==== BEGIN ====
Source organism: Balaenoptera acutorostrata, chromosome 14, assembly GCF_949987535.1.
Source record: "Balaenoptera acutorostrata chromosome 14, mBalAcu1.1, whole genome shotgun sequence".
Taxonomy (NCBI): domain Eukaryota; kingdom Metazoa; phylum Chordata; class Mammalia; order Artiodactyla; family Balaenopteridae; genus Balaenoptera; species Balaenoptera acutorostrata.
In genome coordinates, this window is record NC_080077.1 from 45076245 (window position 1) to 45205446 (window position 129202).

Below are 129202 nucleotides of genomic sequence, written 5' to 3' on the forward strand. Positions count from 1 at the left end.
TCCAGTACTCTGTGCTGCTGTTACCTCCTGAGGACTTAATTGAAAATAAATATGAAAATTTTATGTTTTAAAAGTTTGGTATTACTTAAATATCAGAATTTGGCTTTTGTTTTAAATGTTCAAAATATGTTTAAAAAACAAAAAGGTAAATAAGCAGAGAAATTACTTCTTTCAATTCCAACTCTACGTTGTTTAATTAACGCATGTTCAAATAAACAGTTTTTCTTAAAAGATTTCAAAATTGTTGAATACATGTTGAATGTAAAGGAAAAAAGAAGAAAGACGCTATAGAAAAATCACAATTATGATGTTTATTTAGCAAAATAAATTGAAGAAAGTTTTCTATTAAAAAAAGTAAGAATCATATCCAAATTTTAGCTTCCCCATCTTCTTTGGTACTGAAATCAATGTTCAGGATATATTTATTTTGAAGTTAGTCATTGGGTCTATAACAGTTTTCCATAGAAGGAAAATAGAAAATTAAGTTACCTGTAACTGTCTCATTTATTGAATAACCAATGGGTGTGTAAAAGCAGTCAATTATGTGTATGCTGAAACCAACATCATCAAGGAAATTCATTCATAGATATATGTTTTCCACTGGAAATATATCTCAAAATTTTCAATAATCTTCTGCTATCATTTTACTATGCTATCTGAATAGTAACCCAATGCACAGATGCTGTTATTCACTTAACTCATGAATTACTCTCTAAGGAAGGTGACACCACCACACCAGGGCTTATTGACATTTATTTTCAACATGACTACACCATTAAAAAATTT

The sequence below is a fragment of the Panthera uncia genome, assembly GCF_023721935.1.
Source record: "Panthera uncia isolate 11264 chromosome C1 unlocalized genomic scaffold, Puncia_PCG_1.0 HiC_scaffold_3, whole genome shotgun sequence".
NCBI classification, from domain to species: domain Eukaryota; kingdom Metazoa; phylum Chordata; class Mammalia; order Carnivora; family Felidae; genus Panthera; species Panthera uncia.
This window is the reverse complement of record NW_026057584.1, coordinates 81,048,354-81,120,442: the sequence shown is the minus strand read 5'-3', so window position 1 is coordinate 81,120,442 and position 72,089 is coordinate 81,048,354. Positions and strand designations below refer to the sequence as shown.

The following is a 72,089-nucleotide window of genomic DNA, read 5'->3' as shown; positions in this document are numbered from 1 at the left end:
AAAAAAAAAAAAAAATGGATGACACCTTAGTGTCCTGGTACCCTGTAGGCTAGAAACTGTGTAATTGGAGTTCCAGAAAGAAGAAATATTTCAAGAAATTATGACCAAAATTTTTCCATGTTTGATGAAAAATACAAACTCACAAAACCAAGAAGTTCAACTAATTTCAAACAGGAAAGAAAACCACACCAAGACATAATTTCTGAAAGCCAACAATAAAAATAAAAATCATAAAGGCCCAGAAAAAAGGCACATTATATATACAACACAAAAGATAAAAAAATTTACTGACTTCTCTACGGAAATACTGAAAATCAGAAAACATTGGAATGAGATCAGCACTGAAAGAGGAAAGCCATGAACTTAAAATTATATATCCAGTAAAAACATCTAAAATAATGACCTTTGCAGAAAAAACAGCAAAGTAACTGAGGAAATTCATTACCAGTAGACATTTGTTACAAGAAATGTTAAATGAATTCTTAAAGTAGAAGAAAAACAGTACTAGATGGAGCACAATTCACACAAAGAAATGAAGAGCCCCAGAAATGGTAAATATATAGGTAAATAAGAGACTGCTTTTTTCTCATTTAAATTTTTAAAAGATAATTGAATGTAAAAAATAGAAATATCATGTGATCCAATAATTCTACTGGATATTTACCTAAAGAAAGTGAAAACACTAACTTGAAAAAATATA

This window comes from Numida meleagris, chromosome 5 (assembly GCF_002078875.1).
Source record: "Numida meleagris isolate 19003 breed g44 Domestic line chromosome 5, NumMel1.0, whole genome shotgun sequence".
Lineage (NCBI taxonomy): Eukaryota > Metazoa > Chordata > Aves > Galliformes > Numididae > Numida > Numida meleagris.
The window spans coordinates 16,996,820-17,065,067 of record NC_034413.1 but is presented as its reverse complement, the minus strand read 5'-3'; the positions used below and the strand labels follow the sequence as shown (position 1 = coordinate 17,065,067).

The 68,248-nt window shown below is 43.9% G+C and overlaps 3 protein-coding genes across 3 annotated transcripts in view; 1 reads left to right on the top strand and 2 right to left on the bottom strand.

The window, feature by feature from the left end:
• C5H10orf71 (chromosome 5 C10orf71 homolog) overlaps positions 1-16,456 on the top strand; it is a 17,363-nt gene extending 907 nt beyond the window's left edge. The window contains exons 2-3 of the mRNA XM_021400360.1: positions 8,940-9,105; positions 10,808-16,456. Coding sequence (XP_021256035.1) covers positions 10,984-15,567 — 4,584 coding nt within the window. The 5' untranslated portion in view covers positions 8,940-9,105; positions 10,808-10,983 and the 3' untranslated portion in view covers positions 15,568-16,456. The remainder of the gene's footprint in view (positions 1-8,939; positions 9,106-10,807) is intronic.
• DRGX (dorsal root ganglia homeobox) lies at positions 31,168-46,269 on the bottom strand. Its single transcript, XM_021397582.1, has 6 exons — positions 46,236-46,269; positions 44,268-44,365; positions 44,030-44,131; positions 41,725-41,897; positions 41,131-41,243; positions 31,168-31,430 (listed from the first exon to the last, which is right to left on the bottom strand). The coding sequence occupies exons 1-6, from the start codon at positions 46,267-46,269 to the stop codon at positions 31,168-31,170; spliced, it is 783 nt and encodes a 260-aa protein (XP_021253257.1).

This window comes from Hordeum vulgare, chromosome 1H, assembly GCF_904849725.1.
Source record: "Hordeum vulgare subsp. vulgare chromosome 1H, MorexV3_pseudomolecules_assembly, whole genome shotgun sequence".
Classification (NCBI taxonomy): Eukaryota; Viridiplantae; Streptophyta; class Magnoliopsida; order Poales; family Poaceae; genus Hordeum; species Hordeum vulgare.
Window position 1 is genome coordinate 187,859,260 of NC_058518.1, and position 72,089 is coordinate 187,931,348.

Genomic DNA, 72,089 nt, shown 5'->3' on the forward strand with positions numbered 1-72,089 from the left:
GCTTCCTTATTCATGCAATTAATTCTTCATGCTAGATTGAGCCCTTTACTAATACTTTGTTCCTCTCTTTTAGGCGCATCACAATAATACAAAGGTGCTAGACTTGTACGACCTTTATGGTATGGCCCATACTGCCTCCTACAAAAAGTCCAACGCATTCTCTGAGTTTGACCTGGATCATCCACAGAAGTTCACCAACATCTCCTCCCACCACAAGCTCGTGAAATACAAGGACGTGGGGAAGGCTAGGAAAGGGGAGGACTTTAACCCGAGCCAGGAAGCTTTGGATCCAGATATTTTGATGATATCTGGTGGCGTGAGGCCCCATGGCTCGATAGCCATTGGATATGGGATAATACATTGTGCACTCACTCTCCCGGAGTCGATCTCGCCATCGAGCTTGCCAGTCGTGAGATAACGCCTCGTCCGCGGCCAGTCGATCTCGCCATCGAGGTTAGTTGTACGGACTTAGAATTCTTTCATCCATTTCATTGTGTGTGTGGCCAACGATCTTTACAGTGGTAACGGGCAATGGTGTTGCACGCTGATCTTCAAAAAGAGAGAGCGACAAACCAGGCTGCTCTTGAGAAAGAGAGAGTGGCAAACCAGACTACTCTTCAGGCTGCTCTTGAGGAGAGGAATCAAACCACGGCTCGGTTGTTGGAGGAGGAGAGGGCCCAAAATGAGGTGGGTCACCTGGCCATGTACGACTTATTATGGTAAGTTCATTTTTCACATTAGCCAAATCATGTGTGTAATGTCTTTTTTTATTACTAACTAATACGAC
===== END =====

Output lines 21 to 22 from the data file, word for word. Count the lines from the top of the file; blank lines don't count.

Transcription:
This window comes from Hordeum vulgare, chromosome 1H, assembly GCF_904849725.1.
Source record: "Hordeum vulgare subsp. vulgare chromosome 1H, MorexV3_pseudomolecules_assembly, whole genome shotgun sequence".